When the Zaragoza Clinic’s electron accelerator malfunctioned and was repaired in early December 1990, it was fortunate that the machine’s annual inspection was due. When the Spanish Nuclear Safety Board carried out tests just before Christmas, it was discovered that the electron beam accelerator control was still malfunctioning, meaning that patients treated for tumors since the equipment was returned to service had received dangerous levels of radioactive overexposure, averaging six times more than the correct dosage. As soon as the error was discovered, the machine was taken out of service, a fortuitous intervention that almost certainly ensured that many lives were saved. But for patients already exposed the damage was done.
Those who had been irradiated suffered skin burns and inflamed internal organs. The first mistreated patient died after just two months and by the time the last unfortunate victim passed away a year later, on Christmas Day, the number of casualties was approaching 20. Nine of those who received a radiation overdose did survive, but all of them suffered from incurable long-term disabilities.
The blame game soon began. Operators using the faulty machine had noticed that when they selected the correct energy level a gauge on the control panel showed the electron beam was at full strength. It was assumed that the gauge had stuck, but in fact a faulty transistor meant the machine could generate a beam only when the maximum amount of electron energy was used. In the end a Spanish court ruled that responsibility rested not with the hospital or its radiological unit, but with the technician who carried out the faulty repair and the American General Electric Company (GE), who supplied the equipment and were responsible for maintenance. It therefore fell to GE to compensate survivors and families of those who died.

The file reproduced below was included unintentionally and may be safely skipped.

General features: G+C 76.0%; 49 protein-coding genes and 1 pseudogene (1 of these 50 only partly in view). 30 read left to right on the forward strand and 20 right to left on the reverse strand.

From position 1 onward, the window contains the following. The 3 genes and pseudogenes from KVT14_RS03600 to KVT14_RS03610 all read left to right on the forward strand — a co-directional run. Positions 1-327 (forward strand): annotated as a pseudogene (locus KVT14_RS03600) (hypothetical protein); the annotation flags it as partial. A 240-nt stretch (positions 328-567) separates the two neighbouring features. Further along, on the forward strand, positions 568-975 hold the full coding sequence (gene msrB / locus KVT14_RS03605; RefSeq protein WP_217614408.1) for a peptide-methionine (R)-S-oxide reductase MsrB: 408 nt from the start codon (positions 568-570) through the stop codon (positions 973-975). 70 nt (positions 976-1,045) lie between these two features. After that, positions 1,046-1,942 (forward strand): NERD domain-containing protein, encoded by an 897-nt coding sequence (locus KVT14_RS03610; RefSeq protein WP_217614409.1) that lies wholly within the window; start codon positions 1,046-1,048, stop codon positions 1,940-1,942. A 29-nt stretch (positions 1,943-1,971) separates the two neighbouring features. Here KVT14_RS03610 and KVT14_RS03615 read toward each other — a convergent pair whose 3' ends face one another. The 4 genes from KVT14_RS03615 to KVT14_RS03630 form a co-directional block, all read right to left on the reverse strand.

When was the Zaragoza Radiotherapy Accident: December 10-20 1990
Where was the Zaragoza Radiotherapy Accident: Zaragoza, Spain
What was the Zaragoza Radiotherapy Accident death toll: 18 (though perhaps up to seven might have died of cancer anyway).
You should know: The machine at the center of this medical scandal was recalibrated and continued in use until 1996, when it was taken out of service and scrapped – very discreetly, to ensure that no adverse publicity was generated to remind the Spanish public of the disaster.